National Park Service plan would increase regulations and costs for oil and gas activities. The National Park Service (NPS) has proposed a new plan for oil and gas production in federal park land that would impose additional fees and permitting requirements that NPS believes are necessary to avoid or minimize adverse effects on natural and cultural resources, aesthetics and park infrastructure. Revisions to the NPS 9B regulations, which govern development on federal forest land, would raise bonding requirements for site reclamation, require operating permits for all oil and gas operations and establish fees for access to a drilling or production site. NPS issued a draft environmental impact statement (EIS) for public review and comment. According to the EIS, the new rules would cost approximately $1,650 per well each year.
Pennsylvania: Office of Environmental Justice will monitor shale gas. With a new director and new funding, Pennsylvania’s Office of Environment Justice (the Office) has made its top priority to monitor shale gas operations in and around “environmental justice communities,” those neighborhoods where at least 20 percent of the residents live below the poverty level or at least 30 percent of residents are non-white. The Office cannot block permits but has a “trigger list” of industrial activities where it reviews permit applications. If the Office objects to a permit, it will coordinate opposition among local community members. Under previous Gov. Tom Corbett (R), the Office had removed oil and gas operations from its trigger list, an action Gov. Tom Wolf (D) has reversed. Environmental groups are pushing for the Office to be given a veto power over all industrial permits.
California: State shuts down 33 underground injection wells. To comply with an Environmental Protection Agency (EPA) agreement to stop wastewater injections into certain aquifers, the California Department of Conservation ordered 33 Class II underground injection wells to shut down. The Division of Oil, Gas and Geothermal Resources stated that it would inspect each well to confirm that it has stopped operating. EPA found that California had erroneously issued permits to underground injection wells under the Safe Drinking Water Act that could allow disposal of wastewater into areas containing potable groundwater. In response, EPA imposed a series of deadlines to prioritize the shutdown of those wells, requiring California to close all wells that were mistakenly permitted by the end of 2016. Industry groups noted that there was no allegation that the well owners and operators have done anything wrong and that there was no evidence that any well actually injected wastewater into any public water supply.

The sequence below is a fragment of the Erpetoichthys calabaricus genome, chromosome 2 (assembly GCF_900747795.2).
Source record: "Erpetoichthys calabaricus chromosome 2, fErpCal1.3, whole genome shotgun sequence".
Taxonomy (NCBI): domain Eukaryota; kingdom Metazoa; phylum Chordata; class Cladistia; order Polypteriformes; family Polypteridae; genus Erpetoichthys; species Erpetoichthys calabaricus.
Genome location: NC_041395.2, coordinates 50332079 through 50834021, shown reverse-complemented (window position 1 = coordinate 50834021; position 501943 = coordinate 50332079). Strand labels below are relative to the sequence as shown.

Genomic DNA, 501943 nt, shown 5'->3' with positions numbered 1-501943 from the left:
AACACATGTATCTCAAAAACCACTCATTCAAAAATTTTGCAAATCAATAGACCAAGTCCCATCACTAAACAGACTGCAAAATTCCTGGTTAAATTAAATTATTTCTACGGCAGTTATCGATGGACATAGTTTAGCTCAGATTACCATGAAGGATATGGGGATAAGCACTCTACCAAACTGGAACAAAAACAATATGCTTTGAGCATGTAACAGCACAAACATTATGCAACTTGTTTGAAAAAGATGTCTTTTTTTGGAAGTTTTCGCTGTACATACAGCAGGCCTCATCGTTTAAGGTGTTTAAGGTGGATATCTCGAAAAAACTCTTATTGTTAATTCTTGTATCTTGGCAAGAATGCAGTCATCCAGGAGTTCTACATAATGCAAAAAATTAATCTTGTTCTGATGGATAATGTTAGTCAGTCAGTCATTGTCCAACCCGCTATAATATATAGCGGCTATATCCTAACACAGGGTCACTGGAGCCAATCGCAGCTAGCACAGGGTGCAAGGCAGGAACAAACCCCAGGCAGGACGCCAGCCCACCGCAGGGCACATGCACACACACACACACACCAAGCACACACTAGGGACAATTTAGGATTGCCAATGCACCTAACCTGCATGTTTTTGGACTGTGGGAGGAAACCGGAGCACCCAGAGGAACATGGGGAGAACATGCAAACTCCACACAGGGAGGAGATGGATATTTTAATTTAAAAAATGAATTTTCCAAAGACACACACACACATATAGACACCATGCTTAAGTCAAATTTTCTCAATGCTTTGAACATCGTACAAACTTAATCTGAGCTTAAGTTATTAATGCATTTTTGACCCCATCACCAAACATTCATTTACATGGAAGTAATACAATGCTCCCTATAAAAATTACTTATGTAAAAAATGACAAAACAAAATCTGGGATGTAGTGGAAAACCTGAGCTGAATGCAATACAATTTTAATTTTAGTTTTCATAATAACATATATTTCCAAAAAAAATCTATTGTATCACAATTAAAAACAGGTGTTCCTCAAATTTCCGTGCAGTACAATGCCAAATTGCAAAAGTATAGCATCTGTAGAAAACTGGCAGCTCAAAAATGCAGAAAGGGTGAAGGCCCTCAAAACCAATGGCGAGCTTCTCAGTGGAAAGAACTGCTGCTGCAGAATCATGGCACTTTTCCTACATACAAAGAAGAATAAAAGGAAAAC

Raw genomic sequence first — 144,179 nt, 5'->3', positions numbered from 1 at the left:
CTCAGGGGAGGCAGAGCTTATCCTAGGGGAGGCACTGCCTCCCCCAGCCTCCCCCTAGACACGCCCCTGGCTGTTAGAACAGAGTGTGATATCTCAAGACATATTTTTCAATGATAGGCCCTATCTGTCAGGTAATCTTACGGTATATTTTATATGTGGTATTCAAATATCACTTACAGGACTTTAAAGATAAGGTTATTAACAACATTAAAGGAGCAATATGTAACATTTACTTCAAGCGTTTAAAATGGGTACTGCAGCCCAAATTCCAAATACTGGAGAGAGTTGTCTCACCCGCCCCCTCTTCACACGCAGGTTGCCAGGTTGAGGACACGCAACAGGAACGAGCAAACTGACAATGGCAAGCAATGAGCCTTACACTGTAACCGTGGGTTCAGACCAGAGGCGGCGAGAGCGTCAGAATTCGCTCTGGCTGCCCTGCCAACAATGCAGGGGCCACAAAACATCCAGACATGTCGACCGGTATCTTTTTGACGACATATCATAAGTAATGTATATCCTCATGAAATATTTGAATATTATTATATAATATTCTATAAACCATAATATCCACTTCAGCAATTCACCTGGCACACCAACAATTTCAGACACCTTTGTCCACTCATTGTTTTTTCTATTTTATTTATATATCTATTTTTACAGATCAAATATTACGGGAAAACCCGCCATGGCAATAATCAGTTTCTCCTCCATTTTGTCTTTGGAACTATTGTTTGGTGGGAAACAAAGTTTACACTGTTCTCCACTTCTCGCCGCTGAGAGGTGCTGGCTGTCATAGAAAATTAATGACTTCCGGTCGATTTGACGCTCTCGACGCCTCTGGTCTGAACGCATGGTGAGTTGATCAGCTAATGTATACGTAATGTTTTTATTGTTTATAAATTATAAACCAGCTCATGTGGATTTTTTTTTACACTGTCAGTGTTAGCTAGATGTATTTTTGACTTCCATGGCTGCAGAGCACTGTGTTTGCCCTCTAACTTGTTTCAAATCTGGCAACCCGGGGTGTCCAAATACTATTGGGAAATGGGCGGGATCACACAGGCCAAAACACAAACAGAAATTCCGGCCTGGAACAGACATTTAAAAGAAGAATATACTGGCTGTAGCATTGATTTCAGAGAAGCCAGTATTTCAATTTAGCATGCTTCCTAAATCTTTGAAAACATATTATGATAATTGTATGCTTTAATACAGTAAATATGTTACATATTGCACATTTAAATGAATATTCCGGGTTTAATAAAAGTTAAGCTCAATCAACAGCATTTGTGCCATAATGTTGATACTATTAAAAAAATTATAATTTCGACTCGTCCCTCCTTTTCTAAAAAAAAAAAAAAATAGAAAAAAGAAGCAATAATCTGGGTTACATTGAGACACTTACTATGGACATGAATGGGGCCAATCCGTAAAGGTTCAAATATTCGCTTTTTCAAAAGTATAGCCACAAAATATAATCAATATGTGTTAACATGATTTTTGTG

Oklahoma: State Commission shuts down three more wells for seismic activity. The Oklahoma Corporation Commission (OCC) ordered three underground injection wells near Cushing to shut down, believing the wells were contributing to recent seismic activity in the area. OCC informed operators of 13 other Cushing-area wells that the volume of oil and gas wastewater injected may need to be reduced, with the amount of the reduction to be based on the distance from Cushing. Home to a crucial oil pipeline and storage hub, Cushing experienced a magnitude 4.1 quake in September. The event was followed by 43 other seismic events over the next month, including a magnitude 4.5 quake. The Department of Homeland Security is also investigating as it considers the Cushing complex to be critical national infrastructure. To date, only Marjo Operation Company, Inc. has challenged the OCC’s authority to order the shutdowns.
North Dakota: Well blowout under control. The North Dakota Department of Mineral Resources (DMR) issued a statement that an Oasis Petroleum oil well blowout near White Earth has been brought under control. According to DMR, virtually all of the 756,000 gallons of oil and brine released were contained in the well pad area. However, an oil mist still coated the White Earth River, the primary drinking water source for southwest North Dakota. According to DMR officials, a series of booms was put in place, and the sheen dissipated over the course of a few days. The cause of the blowout is under investigation.
Report links historic underground injections to Oklahoma earthquakes. A report published in the Bulletin of the Seismology Society of America reviewed historic records of earthquakes to gain insight into current seismic activity. According to the report, large historic earthquakes correlated with underground injections of wastewaters and enhanced oil recovery operations. The authors believe that the record shows a likely historic link between seismic activity at magnitude 3.5 or greater and underground injections that continues through the present. Based on a comparison with archived oil and gas records, the authors tied larger historic earthquakes to underground injections including a 1952 magnitude 5.7 quake that caused a 50-foot crack in the state capitol building. According to the authors, earthquakes have been common in Oklahoma since statehood, and all but one of the historic earthquakes studied were located close to a permitted injection well.